1
$\begingroup$

I am trying to do the complex trace analysis of a seismic trace in Matlab where I need to calculate the instantaneous frequency of a discrete signal. I have used the formula according to Barnes. I am running an algorithm where I need to iteratively run complex trace analysis on the residual trace obtained after subtracting a matching wavelet from this trace. Though the formula gives me the results for lower frequencies <50 Hz, it does not give the right results for >60 Hz. I am not able to understand why this is happening. Can someone please tell me the reason behind this and how to do this correctly?

$\endgroup$
  • $\begingroup$ The link is broken. $\endgroup$ – Matt L. Apr 18 '14 at 12:30
  • 1
    $\begingroup$ Please define "instantaneous frequency". I thought the uncertainty principle implied that such a thing doesn't exist. $\endgroup$ – Wandering Logic Apr 18 '14 at 12:53
  • 1
    $\begingroup$ You may have more luck getting helpful feedback if you 1) post a working reference link, and 2) include some of your code. $\endgroup$ – dpbont Apr 18 '14 at 13:24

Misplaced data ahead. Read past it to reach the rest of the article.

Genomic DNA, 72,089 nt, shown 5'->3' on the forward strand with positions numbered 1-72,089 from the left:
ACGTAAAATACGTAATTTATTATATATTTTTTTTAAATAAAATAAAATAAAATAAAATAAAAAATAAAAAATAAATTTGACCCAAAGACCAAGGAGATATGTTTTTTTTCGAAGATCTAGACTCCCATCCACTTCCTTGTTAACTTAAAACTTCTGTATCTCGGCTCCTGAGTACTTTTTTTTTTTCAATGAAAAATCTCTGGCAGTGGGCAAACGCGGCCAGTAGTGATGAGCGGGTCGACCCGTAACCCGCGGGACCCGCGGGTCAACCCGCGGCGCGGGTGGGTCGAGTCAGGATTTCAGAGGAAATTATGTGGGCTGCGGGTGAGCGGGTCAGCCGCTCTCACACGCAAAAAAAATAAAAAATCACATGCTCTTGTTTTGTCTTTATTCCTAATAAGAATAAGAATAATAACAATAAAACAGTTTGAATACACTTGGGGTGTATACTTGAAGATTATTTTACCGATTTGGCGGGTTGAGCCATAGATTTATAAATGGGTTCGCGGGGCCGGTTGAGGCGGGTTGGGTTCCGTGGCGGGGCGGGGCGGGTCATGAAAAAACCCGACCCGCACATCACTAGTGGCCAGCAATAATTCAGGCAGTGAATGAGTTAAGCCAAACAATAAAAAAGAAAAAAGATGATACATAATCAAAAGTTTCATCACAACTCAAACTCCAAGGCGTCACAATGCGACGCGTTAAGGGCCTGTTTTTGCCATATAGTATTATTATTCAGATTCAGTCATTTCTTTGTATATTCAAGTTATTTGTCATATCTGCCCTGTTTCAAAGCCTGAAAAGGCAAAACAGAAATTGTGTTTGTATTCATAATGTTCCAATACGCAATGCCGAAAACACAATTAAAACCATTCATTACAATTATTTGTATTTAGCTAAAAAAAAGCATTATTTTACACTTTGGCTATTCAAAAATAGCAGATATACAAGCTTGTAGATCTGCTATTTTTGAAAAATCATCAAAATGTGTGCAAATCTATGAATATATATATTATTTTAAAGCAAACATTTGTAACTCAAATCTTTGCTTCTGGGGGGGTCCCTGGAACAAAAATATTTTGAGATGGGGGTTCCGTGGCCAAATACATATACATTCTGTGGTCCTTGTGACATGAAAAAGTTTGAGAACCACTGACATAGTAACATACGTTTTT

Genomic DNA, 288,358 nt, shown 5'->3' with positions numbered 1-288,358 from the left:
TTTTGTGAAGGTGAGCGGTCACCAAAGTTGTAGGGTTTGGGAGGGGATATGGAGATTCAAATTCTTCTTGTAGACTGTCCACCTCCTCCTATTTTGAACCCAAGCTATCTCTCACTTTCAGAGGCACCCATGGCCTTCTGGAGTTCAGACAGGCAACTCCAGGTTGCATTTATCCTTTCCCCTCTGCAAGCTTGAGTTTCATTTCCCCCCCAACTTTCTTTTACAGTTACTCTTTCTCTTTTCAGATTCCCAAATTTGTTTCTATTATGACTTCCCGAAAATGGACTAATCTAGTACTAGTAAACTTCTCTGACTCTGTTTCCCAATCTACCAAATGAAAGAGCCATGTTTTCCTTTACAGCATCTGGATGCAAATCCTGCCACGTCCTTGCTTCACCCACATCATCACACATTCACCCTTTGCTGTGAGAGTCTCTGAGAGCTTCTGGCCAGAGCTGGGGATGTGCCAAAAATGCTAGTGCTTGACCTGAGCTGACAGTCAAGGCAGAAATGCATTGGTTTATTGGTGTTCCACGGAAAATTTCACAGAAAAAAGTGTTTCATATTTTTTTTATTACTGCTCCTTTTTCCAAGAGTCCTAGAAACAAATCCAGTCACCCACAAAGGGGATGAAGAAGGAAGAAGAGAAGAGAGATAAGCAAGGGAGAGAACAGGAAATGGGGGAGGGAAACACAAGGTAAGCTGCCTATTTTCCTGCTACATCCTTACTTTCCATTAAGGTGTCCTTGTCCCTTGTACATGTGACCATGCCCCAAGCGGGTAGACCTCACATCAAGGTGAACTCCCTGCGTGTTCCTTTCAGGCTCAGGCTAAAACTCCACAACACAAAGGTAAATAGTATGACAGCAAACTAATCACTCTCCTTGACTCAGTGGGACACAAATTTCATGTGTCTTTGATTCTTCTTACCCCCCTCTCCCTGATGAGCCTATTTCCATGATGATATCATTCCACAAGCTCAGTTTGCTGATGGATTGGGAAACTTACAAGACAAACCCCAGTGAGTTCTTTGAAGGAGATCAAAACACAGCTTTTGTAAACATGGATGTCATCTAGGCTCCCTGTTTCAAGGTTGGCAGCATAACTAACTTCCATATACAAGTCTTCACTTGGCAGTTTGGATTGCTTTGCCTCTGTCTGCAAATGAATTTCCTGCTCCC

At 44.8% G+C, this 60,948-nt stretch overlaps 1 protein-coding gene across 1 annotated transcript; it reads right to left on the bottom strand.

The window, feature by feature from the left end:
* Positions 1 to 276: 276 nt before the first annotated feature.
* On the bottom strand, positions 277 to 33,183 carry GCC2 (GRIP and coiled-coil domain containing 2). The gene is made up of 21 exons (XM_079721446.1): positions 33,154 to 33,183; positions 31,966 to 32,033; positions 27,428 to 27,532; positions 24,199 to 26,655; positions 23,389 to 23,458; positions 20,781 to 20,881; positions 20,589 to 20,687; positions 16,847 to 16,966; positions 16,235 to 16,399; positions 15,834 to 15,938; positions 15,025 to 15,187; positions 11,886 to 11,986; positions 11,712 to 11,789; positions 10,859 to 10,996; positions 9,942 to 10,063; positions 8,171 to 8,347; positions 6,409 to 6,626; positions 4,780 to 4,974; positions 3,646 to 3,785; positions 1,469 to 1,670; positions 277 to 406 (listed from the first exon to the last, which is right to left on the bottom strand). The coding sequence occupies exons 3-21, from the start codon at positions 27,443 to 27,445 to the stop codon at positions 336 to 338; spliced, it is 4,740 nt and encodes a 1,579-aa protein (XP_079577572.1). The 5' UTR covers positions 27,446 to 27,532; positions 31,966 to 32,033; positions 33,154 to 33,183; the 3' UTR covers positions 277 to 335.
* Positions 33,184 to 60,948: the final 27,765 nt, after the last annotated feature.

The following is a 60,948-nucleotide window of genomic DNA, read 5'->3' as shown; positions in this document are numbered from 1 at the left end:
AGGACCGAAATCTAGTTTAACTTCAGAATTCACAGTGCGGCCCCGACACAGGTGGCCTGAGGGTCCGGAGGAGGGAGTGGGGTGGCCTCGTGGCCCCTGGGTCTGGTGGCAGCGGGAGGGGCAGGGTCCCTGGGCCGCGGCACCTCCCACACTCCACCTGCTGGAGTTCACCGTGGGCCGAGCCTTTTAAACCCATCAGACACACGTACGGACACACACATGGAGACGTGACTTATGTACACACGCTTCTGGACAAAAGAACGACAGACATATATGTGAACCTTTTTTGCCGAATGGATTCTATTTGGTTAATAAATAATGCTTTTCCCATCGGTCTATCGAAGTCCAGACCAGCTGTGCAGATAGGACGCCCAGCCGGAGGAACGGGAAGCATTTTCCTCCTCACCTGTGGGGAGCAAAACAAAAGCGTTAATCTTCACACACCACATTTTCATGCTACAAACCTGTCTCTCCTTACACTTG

• 1
    $\begingroup$ I fixed the link. $\endgroup$ – Jason R Apr 18 '14 at 15:24
  • $\begingroup$ Here is a link to a paper that discusses the concept of "instantaneous frequency": ftp.ecn.purdue.edu/ayhan/Jeffrey/… $\endgroup$ – user2718 Apr 18 '14 at 15:35
1
$\begingroup$

Instantaneous frequency is a poorly defined concept over wide-band (single channel) data, but can be a useful estimation given narrow-band signals of sufficient duration. One trick for using an instantaneous frequency estimation algorithm which is usefully accurate only in one frequency band is to resample your data to move the frequency band of interest into the bandpass of the algorithm. You may need to bandpass filter your data before resampling so that the source band ends up entirely within the algorithm's bandwidth.

In your case, you can try high-quality resampling your data to double the sample rate to extract instantaneous frequency estimates from 50 to 100 Hz. Triple for 75 to 150, etc., assuming the sample rate and anti-aliasing mechanism captured spectrum in those ranges.

$\endgroup$

Your Answer

By clicking “Post Your Answer”, you agree to our terms of service, privacy policy and cookie policy

Not the answer you're looking for? Browse other questions tagged or ask your own question.